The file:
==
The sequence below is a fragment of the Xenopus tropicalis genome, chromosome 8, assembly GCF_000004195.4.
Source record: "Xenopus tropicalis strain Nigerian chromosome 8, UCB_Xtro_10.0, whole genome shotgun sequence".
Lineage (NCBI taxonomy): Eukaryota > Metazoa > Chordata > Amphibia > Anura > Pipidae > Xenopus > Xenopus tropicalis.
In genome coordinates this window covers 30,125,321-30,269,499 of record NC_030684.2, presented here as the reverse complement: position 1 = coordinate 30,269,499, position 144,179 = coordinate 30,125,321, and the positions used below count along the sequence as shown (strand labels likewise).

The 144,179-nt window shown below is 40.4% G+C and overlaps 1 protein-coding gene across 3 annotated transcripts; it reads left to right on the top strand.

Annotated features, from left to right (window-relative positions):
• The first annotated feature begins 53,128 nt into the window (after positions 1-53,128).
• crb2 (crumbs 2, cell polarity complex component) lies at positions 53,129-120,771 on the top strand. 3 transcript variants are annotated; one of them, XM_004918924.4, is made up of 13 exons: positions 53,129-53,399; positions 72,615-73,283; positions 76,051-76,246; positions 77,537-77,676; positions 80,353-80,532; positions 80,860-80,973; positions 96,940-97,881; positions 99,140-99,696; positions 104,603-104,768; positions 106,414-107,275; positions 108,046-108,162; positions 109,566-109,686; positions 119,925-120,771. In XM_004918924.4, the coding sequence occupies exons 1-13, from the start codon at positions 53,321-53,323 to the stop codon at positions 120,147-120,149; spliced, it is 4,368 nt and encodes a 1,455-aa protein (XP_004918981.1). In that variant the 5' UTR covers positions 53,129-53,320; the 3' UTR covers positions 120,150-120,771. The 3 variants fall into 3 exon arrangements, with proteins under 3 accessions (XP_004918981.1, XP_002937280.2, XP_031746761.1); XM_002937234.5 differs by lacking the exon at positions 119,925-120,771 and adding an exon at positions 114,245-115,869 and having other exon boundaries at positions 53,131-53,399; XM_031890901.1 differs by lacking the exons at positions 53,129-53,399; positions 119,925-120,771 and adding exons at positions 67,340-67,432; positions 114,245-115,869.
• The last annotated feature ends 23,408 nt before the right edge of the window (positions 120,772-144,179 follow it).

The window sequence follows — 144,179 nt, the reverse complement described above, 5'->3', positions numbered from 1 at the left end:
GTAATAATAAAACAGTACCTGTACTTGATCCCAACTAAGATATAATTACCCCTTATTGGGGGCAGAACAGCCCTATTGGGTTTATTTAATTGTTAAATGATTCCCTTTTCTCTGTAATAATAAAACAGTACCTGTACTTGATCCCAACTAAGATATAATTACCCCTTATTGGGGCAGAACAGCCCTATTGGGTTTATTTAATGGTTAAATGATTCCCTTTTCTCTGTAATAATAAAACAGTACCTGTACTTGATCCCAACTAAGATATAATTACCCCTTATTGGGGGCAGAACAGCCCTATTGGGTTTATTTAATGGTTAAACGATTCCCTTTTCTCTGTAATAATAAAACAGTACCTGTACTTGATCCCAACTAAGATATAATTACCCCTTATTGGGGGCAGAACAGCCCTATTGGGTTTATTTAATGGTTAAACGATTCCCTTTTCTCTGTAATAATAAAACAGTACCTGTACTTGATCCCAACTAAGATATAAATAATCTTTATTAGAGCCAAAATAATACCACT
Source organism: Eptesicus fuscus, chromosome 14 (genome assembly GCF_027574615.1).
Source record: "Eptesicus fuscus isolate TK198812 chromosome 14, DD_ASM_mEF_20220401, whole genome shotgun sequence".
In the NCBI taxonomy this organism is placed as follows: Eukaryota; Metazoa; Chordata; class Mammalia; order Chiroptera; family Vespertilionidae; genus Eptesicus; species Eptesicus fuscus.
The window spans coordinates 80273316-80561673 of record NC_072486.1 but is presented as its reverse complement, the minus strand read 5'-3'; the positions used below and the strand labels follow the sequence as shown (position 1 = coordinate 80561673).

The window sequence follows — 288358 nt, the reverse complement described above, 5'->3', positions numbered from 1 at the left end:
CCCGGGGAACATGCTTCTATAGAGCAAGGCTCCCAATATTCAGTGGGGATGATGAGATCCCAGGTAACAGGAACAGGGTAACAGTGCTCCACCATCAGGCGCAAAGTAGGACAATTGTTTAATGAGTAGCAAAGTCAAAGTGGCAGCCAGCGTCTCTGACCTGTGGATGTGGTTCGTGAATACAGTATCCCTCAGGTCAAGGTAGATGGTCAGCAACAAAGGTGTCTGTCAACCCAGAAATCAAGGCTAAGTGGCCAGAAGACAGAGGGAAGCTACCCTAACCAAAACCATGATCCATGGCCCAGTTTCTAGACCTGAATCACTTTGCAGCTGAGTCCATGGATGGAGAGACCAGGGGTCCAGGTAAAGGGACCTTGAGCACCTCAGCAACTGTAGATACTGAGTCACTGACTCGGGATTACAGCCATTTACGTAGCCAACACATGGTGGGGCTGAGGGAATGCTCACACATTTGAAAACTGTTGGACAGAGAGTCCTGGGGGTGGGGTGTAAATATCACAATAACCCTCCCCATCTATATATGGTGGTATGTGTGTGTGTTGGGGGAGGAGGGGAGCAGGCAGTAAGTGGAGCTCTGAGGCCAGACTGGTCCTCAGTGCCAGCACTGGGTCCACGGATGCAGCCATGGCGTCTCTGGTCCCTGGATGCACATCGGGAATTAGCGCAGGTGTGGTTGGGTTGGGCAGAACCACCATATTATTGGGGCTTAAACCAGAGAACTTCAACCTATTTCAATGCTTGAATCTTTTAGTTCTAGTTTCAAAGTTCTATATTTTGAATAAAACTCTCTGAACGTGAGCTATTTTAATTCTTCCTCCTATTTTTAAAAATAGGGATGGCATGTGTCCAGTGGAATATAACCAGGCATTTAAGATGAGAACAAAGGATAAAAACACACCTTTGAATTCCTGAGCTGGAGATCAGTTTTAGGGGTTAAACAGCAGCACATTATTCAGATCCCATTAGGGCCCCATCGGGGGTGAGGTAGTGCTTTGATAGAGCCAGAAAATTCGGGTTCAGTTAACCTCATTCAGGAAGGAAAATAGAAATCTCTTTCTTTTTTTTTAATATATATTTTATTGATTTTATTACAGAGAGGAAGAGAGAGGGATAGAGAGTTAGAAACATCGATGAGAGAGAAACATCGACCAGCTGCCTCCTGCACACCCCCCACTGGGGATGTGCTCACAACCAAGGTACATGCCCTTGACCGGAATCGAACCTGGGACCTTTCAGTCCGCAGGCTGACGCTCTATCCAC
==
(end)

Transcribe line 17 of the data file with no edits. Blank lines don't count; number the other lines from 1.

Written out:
CCCGGGGAACATGCTTCTATAGAGCAAGGCTCCCAATATTCAGTGGGGATGATGAGATCCCAGGTAACAGGAACAGGGTAACAGTGCTCCACCATCAGGCGCAAAGTAGGACAATTGTTTAATGAGTAGCAAAGTCAAAGTGGCAGCCAGCGTCTCTGACCTGTGGATGTGGTTCGTGAATACAGTATCCCTCAGGTCAAGGTAGATGGTCAGCAACAAAGGTGTCTGTCAACCCAGAAATCAAGGCTAAGTGGCCAGAAGACAGAGGGAAGCTACCCTAACCAAAACCATGATCCATGGCCCAGTTTCTAGACCTGAATCACTTTGCAGCTGAGTCCATGGATGGAGAGACCAGGGGTCCAGGTAAAGGGACCTTGAGCACCTCAGCAACTGTAGATACTGAGTCACTGACTCGGGATTACAGCCATTTACGTAGCCAACACATGGTGGGGCTGAGGGAATGCTCACACATTTGAAAACTGTTGGACAGAGAGTCCTGGGGGTGGGGTGTAAATATCACAATAACCCTCCCCATCTATATATGGTGGTATGTGTGTGTGTTGGGGGAGGAGGGGAGCAGGCAGTAAGTGGAGCTCTGAGGCCAGACTGGTCCTCAGTGCCAGCACTGGGTCCACGGATGCAGCCATGGCGTCTCTGGTCCCTGGATGCACATCGGGAATTAGCGCAGGTGTGGTTGGGTTGGGCAGAACCACCATATTATTGGGGCTTAAACCAGAGAACTTCAACCTATTTCAATGCTTGAATCTTTTAGTTCTAGTTTCAAAGTTCTATATTTTGAATAAAACTCTCTGAACGTGAGCTATTTTAATTCTTCCTCCTATTTTTAAAAATAGGGATGGCATGTGTCCAGTGGAATATAACCAGGCATTTAAGATGAGAACAAAGGATAAAAACACACCTTTGAATTCCTGAGCTGGAGATCAGTTTTAGGGGTTAAACAGCAGCACATTATTCAGATCCCATTAGGGCCCCATCGGGGGTGAGGTAGTGCTTTGATAGAGCCAGAAAATTCGGGTTCAGTTAACCTCATTCAGGAAGGAAAATAGAAATCTCTTTCTTTTTTTTTAATATATATTTTATTGATTTTATTACAGAGAGGAAGAGAGAGGGATAGAGAGTTAGAAACATCGATGAGAGAGAAACATCGACCAGCTGCCTCCTGCACACCCCCCACTGGGGATGTGCTCACAACCAAGGTACATGCCCTTGACCGGAATCGAACCTGGGACCTTTCAGTCCGCAGGCTGACGCTCTATCCAC